Abstract: In this paper, we employ the Heston stochastic volatility model to describe the stock's volatility and apply the model to derive and analyze the optimal trading strategies for dealers in a security market. We also extend our study to option market making for options written on stocks in the presence of stochastic volatility. Mathematically, the problem is formulated as a stochastic optimal control problem and the controlled state process is the dealer's mark-to-market wealth. Dealers in the security market can optimally determine their ask and bid quotes on the underlying stocks or options continuously over time. Their objective is to maximize an expected profit from transactions with a penalty proportional to the variance of cumulative inventory cost.
    Date: 2016–01
  4. By: Karsten Neuhoff; Nolan Ritter; Aymen Salah-Abou-El-Enien; Philippe Vassilopoulos
    Abstract: A fundamental question regarding the design of electricity markets is whether adding auctions to the continuous intraday trading is improving the performance of the market. To approach this question, we assess the experience with the implementation of the 3 pm local auction for quarters in Germany at the European Power Exchange (EPEX SPOT) in December 2014 to assess the impact on trading volumes/liquidity, prices, as well as market depth. We discuss further opportunities and challenges that are linked with a potential implementation of an intraday auction.
    Keywords: Auctions, electricity, empirical analysis, market design
    JEL: C5 C93 D44 L50
    Date: 2016
  5. By: Dungey, Mardi (Tasmanian School of Business & Economics, University of Tasmania); Matei, Marius (Tasmanian School of Business & Economics, University of Tasmania); Treepongkaruna, Sirimon
    Abstract: We formally test that a process containing Brownian motion and jumps characterises the high frequency observations for eight Asian currencies against the US dollar. By harnessing the changes in behaviour of the data during periods of stress we develop a new indicator to detect stress dates in currency markets. We find that the global share of currency trade for each currency relates to the frequency of stress days detected. We align the stress dates to economic and political conditions using central bank and IMF reports on developments in currency markets.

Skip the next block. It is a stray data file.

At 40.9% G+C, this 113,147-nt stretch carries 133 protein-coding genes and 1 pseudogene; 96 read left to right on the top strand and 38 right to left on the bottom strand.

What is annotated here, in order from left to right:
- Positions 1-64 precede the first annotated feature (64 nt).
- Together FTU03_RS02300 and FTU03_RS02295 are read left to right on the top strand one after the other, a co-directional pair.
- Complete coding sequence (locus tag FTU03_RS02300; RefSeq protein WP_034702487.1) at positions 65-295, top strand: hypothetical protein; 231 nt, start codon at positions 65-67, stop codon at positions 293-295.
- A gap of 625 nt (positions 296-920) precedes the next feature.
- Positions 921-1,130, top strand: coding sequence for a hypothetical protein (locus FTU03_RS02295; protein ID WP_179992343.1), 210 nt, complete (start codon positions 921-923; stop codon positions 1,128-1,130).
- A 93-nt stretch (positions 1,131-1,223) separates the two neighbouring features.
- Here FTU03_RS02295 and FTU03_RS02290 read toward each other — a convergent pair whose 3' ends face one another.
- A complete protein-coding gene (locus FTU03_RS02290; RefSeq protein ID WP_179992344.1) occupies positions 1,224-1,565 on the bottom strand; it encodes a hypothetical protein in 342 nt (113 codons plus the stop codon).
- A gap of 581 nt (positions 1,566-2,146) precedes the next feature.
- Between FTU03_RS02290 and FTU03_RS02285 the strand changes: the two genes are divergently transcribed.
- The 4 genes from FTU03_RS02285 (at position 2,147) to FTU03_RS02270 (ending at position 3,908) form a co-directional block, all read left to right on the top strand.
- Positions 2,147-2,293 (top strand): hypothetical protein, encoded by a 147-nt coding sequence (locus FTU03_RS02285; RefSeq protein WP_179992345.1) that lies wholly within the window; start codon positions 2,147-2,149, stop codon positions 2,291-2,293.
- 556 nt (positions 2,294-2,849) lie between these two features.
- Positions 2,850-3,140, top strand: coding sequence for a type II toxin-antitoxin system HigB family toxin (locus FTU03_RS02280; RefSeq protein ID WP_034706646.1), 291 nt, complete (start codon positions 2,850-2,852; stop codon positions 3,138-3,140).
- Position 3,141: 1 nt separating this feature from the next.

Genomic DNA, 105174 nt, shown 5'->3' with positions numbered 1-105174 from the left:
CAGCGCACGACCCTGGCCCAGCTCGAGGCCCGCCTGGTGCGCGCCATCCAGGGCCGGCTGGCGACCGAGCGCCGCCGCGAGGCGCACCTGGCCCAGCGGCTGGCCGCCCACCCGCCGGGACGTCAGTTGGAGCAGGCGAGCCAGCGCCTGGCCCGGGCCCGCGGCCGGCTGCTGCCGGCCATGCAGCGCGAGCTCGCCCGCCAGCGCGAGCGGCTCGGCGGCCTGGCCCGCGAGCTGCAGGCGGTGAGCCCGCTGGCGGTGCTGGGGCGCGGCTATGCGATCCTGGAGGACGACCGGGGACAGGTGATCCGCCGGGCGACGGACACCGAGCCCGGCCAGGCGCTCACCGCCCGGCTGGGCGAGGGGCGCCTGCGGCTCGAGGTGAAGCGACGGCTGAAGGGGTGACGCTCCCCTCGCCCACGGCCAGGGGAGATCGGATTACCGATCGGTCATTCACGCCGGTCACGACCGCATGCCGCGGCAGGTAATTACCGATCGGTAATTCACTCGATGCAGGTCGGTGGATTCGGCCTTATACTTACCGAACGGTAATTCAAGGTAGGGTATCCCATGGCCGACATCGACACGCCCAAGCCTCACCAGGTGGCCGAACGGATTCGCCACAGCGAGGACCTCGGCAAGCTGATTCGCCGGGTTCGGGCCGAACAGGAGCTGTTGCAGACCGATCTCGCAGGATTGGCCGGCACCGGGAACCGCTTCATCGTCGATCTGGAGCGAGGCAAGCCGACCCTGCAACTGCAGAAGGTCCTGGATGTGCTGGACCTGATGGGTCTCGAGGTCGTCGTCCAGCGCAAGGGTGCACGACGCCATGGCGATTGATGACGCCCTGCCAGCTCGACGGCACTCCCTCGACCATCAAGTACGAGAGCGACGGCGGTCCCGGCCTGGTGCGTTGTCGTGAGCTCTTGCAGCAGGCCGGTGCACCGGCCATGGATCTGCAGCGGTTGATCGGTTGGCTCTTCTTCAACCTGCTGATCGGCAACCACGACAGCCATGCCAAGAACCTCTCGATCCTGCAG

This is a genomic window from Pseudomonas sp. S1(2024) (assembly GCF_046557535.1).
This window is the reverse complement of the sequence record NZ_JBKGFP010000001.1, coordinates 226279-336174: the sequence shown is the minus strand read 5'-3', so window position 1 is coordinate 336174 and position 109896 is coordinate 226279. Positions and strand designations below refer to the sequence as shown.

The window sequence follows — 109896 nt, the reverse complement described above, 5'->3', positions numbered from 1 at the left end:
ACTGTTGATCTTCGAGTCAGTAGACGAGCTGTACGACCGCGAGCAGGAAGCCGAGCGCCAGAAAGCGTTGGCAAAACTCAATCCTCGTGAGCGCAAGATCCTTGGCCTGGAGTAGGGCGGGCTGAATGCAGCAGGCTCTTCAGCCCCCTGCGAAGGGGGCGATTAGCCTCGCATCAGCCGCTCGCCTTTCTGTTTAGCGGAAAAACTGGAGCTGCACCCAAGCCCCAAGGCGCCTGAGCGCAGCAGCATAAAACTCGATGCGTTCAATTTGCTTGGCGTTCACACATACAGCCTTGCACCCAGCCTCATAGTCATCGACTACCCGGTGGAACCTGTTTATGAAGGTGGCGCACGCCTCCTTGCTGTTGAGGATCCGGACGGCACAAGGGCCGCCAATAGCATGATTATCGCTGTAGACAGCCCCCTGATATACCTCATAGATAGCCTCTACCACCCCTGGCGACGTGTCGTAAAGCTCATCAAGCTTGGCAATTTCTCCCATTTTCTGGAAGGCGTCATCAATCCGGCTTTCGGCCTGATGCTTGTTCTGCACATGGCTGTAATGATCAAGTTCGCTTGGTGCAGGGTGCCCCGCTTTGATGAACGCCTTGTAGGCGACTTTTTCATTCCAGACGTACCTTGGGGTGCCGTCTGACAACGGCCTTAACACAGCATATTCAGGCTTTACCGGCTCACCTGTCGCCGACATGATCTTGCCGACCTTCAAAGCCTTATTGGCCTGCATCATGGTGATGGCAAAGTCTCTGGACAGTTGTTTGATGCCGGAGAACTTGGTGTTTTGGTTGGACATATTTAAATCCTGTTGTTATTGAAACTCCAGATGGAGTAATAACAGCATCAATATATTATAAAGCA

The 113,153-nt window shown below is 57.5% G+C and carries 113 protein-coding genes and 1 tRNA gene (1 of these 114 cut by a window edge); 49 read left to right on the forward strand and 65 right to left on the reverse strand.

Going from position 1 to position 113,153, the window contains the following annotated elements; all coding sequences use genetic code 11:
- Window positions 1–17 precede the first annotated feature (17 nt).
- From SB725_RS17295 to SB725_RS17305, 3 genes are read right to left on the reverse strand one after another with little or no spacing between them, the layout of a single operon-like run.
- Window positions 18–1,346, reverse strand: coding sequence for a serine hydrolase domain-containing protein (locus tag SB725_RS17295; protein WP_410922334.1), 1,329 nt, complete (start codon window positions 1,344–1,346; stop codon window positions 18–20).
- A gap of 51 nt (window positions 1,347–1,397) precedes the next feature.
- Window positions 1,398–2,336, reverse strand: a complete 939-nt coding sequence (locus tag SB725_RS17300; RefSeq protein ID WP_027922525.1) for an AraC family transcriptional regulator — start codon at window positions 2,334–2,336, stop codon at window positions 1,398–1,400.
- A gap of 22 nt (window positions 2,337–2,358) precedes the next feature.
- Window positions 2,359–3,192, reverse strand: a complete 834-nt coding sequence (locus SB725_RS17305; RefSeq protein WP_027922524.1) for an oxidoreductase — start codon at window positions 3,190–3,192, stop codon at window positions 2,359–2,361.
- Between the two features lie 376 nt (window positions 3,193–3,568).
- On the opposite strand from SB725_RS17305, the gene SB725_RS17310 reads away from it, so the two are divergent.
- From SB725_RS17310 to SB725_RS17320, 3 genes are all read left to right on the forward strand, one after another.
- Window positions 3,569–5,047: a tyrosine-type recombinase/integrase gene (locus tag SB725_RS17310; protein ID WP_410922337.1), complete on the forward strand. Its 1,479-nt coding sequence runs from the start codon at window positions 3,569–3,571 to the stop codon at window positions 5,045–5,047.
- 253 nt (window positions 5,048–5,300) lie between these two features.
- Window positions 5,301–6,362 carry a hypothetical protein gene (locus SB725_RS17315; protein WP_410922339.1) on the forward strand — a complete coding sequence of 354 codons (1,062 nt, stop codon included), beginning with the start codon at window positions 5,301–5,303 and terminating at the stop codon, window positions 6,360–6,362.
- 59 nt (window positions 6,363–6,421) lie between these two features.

Date: 2014–09
  6. By: KALNINA, Ilze
    Abstract: We consider the problem of conducting inference on nonparametric high-frequency estimators without knowing their asymptotic variances. We prove that a multivariate subsampling method achieves this goal under general conditions that were not previously available in the literature. We suggest a procedure for a data-driven choice of the bandwidth parameters. Our simulation study indicates that the subsampling method is much more robust than the plug-in method based on the asymptotic expression for the variance. Importantly, the subsampling method reliably estimates the variability of the Two Scale estimator even when its parameters are chosen to minimize the finite sample Mean Squared Error; in contrast, the plugin estimator substantially underestimates the sampling uncertainty. By construction, the subsampling method delivers estimates of the variance-covariance matrices that are always positive semi-definite. We use the subsampling method to study the dynamics of financial betas of six stocks on the NYSE. We document significant variation in betas within year 2006, and find that tick data captures more variation in betas than the data sampled at moderate frequencies such as every five or twenty minutes. To capture this variation we estimate a simple dynamic model for betas. The variance estimation is also important for the correction of the errors-in-variables bias in such models. We find that the bias corrections are substantial, and that betas are more persistent than the naive estimators would lead one to believe.
    JEL: F15 F34 F36 F41
    Date: 2015